By Dasha Morgan
The Preservation Society of Asheville & Buncombe County, with the Mars Hill Anderson Rosenwald Society, is offering a rare opportunity to visit the “ only remaining intact Rosenwald school in Western North Carolina “ says Preservation Society coordinator for this program, Kim Leatherwood. The history of the Rosenwald Schools is of utmost importance for a better understanding of life in the South after the Civil War, when schools for southern African American children were all but nonexistent. The schools’ benefits have undoubtedly rippled through the generations, benefitting not only alumni but their offspring and the nation.
The Preservation Society of Asheville and Buncombe County invite all to come to the Mount Olive Missionary Baptist Church at 11:00 a.m. on Saturday, November 9, at 40 Mount Olive Drive, Mars Hill, North Carolina, 28754 for music and song before moving a short distance to the Rosenwald School at 225 Mount Olive Drive.
Civil War reconstruction in the South ended in 1877. It did not include any schools for children of former slaves. Such schools were few to nonexistant for decades. Booker T. Washington of the Tuskegee Institute collaborated with Julius Rosenwald, philanthropist and president of Sears and Roebuck, to build 5,000 schools for these children across the South—from Maryland to Texas; recognized as one of the most important initiatives to advance their education in the early 20th century. The state of education for African Americans in the rural South was deplorable. Thanks to the efforts of Rosenwald and his Fund— by 1928, it is said that one-in-every-five schools for blacks in the rural South was a Rosenwald School. Rosenwald summarized his philosophy of philanthropy quite simply: “What I want to do is try and cure the things that seem wrong.”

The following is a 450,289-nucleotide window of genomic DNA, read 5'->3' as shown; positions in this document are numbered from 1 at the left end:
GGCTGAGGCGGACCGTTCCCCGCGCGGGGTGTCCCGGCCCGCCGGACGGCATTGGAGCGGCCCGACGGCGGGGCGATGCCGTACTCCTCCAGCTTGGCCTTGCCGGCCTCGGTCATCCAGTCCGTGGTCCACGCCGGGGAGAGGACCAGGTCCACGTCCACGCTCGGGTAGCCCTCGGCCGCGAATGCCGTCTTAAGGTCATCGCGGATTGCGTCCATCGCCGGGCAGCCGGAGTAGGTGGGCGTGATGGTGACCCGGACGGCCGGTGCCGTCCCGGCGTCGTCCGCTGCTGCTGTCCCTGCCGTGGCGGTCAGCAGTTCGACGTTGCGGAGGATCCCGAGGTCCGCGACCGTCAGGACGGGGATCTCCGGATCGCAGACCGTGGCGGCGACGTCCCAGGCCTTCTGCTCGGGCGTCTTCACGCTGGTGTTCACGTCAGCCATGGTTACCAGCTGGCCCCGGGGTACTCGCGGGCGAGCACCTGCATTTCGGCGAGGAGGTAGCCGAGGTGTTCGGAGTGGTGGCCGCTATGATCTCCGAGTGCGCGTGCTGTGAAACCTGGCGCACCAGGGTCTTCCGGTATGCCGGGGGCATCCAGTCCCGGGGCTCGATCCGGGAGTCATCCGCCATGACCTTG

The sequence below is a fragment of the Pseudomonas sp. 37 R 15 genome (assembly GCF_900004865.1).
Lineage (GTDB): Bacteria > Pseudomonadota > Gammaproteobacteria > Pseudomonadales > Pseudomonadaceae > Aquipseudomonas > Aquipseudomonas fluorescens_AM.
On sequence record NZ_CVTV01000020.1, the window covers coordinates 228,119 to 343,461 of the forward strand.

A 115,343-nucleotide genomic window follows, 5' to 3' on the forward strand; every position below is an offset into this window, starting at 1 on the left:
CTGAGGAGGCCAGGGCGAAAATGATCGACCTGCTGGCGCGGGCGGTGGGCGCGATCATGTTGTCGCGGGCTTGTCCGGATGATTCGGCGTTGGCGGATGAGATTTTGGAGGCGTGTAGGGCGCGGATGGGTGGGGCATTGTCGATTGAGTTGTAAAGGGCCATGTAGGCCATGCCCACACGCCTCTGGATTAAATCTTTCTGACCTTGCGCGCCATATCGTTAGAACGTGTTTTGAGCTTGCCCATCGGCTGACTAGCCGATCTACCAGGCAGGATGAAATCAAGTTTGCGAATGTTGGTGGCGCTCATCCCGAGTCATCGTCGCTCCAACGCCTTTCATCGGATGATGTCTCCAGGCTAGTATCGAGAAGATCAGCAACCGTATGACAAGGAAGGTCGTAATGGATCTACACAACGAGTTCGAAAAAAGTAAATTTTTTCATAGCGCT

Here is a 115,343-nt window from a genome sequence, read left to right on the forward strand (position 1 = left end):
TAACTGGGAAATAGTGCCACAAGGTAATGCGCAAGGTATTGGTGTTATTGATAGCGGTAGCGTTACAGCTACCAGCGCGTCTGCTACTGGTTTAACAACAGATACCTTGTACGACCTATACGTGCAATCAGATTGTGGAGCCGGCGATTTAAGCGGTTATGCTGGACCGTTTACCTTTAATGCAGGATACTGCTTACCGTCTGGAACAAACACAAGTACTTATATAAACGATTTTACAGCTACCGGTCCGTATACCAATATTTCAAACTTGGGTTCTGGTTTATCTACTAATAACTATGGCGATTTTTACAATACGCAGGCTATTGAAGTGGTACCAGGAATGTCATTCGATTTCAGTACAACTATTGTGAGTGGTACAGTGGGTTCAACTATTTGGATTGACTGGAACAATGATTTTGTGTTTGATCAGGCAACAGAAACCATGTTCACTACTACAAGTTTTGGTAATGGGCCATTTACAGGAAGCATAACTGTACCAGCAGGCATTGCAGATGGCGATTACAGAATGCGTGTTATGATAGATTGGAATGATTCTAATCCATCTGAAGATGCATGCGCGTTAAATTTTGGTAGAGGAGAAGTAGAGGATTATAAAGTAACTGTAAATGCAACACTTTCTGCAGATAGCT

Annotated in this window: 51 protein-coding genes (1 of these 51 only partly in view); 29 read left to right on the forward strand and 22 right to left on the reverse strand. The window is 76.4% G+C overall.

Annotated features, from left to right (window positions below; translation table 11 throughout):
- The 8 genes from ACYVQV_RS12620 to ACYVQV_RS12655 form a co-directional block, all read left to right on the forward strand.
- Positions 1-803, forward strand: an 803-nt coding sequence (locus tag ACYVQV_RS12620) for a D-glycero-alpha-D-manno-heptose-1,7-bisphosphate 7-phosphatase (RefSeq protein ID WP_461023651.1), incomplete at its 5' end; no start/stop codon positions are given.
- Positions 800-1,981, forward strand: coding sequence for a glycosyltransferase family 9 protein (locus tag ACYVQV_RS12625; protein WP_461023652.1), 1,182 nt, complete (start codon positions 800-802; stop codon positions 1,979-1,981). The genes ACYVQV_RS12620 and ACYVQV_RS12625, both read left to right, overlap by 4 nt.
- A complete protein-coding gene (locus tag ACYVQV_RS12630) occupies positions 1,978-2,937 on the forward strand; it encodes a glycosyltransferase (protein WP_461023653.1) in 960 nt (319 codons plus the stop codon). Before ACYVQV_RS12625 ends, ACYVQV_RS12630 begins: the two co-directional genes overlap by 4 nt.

From 1917 to 1932, Jewish philanthropist Julius Rosenwald donated millions of dollars to build schools for African American children throughout the rural South. He gave half the money needed and required that the black and white community work to raise the other half. Rosenwald, president of Sears, Roebuck and Co., helped build more than 5,000 schools in 15 states. There were 813 of these schools in North Carolina.
Rosenwald schools — characteristically, wooden buildings with windows — were designed to accommodate one to four teachers. Many were built next to churches. Rosenwald schools began to be phased out during the 1940s and 1950s, when school buses started transporting children to more centrally located schools. Many were demolished. Thanks to the work of pioneering grassroots activists and the National Trust’s Rosenwald Schools Initiative, Rosenwald schools have begun to be identified, preserved and celebrated. In fact, Friends of the Mars Hill Anderson Rosenwald School led a celebration service, ribbon cutting, and tour of the school on Friday, August 30, 2019, in celebration of ten years of progress on the school’s rehabilitation.
To learn more details about the Mars Hills Rosenwald School, one only needs to drive 20 minute drive from Asheville, where the Preservation Society of Asheville Buncombe County program starts at historic Mount Olive Missionary Baptist church on Saturday November 9th. It will undoubtedly be an informative and interesting program. A children’s choir begins the event with songs that were sung by African American children who attended the school a century ago. Then there will be a very short 5-minute walk (or van ride if handicapped) to the renovated Rosenwald School for the main program. Willa Wyatt will introduce the program, which will include former students. Willa is chair of the Mars Hill Anderson Rosenwald School Renovation committee and a former Madison County educator. Willa and her husband, David Wyatt, live on their family farm in Mars Hill. David is also a teacher and principal in Madison County and former Haywood County schools superintendent.
The one room building was in seriously dilapidated condition just 5 years ago. A dedicated committee of volunteers not only raised funds but invested generous sweat equity to restore the building inside and out. Even the bead board was carefully removed for refinishing. This is a rare opportunity to see the school and have a better understanding of the cultural and social history of all the Rosenwald schools and see what has been done to preserve these schools.